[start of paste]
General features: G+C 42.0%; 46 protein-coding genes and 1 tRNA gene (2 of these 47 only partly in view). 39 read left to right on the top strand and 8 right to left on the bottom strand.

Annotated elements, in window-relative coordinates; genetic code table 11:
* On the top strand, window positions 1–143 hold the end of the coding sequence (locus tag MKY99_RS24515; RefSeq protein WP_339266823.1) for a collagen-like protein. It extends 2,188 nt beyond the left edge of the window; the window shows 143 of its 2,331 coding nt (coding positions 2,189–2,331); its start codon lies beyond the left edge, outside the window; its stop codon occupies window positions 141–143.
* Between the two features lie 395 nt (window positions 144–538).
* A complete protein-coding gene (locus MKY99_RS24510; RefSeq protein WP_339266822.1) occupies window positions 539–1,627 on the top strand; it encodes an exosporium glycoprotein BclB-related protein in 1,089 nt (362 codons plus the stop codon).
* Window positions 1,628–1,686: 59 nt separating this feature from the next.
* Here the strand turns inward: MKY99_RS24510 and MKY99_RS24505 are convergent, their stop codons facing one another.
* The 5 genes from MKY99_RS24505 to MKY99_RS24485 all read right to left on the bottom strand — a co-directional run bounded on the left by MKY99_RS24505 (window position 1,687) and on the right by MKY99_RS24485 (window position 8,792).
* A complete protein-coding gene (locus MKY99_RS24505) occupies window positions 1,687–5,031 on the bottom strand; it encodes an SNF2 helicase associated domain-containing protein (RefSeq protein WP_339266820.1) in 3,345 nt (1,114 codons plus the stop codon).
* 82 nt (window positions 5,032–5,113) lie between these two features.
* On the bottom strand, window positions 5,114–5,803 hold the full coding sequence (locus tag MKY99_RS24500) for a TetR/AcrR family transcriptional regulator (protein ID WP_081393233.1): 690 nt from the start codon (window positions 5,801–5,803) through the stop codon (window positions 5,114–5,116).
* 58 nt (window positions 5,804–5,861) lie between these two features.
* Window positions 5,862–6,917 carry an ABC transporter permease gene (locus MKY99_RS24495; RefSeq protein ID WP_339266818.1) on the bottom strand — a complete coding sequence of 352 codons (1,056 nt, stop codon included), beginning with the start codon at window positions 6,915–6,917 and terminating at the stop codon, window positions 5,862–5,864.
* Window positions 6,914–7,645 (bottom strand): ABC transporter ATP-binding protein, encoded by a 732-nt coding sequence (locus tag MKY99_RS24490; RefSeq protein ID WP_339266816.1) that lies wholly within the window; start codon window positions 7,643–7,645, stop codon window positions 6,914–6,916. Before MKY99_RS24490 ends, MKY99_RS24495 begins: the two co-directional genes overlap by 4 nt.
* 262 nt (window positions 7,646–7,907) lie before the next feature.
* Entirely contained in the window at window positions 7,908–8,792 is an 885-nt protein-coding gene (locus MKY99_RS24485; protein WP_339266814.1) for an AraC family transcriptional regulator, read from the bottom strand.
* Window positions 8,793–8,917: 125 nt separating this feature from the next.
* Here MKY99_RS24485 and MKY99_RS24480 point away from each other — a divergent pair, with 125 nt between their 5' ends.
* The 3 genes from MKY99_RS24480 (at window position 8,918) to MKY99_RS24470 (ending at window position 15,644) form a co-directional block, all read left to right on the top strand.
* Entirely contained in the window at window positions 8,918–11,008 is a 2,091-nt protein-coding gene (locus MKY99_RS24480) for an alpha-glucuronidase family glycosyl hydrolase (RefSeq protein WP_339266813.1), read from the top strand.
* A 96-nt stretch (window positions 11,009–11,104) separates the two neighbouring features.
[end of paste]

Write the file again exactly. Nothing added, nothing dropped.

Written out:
General features: G+C 42.0%; 46 protein-coding genes and 1 tRNA gene (2 of these 47 only partly in view). 39 read left to right on the top strand and 8 right to left on the bottom strand.

Annotated elements, in window-relative coordinates; genetic code table 11:
* On the top strand, window positions 1–143 hold the end of the coding sequence (locus tag MKY99_RS24515; RefSeq protein WP_339266823.1) for a collagen-like protein. It extends 2,188 nt beyond the left edge of the window; the window shows 143 of its 2,331 coding nt (coding positions 2,189–2,331); its start codon lies beyond the left edge, outside the window; its stop codon occupies window positions 141–143.
* Between the two features lie 395 nt (window positions 144–538).
* A complete protein-coding gene (locus MKY99_RS24510; RefSeq protein WP_339266822.1) occupies window positions 539–1,627 on the top strand; it encodes an exosporium glycoprotein BclB-related protein in 1,089 nt (362 codons plus the stop codon).
* Window positions 1,628–1,686: 59 nt separating this feature from the next.
* Here the strand turns inward: MKY99_RS24510 and MKY99_RS24505 are convergent, their stop codons facing one another.
* The 5 genes from MKY99_RS24505 to MKY99_RS24485 all read right to left on the bottom strand — a co-directional run bounded on the left by MKY99_RS24505 (window position 1,687) and on the right by MKY99_RS24485 (window position 8,792).
* A complete protein-coding gene (locus MKY99_RS24505) occupies window positions 1,687–5,031 on the bottom strand; it encodes an SNF2 helicase associated domain-containing protein (RefSeq protein WP_339266820.1) in 3,345 nt (1,114 codons plus the stop codon).
* 82 nt (window positions 5,032–5,113) lie between these two features.
* On the bottom strand, window positions 5,114–5,803 hold the full coding sequence (locus tag MKY99_RS24500) for a TetR/AcrR family transcriptional regulator (protein ID WP_081393233.1): 690 nt from the start codon (window positions 5,801–5,803) through the stop codon (window positions 5,114–5,116).
* 58 nt (window positions 5,804–5,861) lie between these two features.
* Window positions 5,862–6,917 carry an ABC transporter permease gene (locus MKY99_RS24495; RefSeq protein ID WP_339266818.1) on the bottom strand — a complete coding sequence of 352 codons (1,056 nt, stop codon included), beginning with the start codon at window positions 6,915–6,917 and terminating at the stop codon, window positions 5,862–5,864.
* Window positions 6,914–7,645 (bottom strand): ABC transporter ATP-binding protein, encoded by a 732-nt coding sequence (locus tag MKY99_RS24490; RefSeq protein ID WP_339266816.1) that lies wholly within the window; start codon window positions 7,643–7,645, stop codon window positions 6,914–6,916. Before MKY99_RS24490 ends, MKY99_RS24495 begins: the two co-directional genes overlap by 4 nt.
* 262 nt (window positions 7,646–7,907) lie before the next feature.
* Entirely contained in the window at window positions 7,908–8,792 is an 885-nt protein-coding gene (locus MKY99_RS24485; protein WP_339266814.1) for an AraC family transcriptional regulator, read from the bottom strand.
* Window positions 8,793–8,917: 125 nt separating this feature from the next.
* Here MKY99_RS24485 and MKY99_RS24480 point away from each other — a divergent pair, with 125 nt between their 5' ends.
* The 3 genes from MKY99_RS24480 (at window position 8,918) to MKY99_RS24470 (ending at window position 15,644) form a co-directional block, all read left to right on the top strand.
* Entirely contained in the window at window positions 8,918–11,008 is a 2,091-nt protein-coding gene (locus MKY99_RS24480) for an alpha-glucuronidase family glycosyl hydrolase (RefSeq protein WP_339266813.1), read from the top strand.
* A 96-nt stretch (window positions 11,009–11,104) separates the two neighbouring features.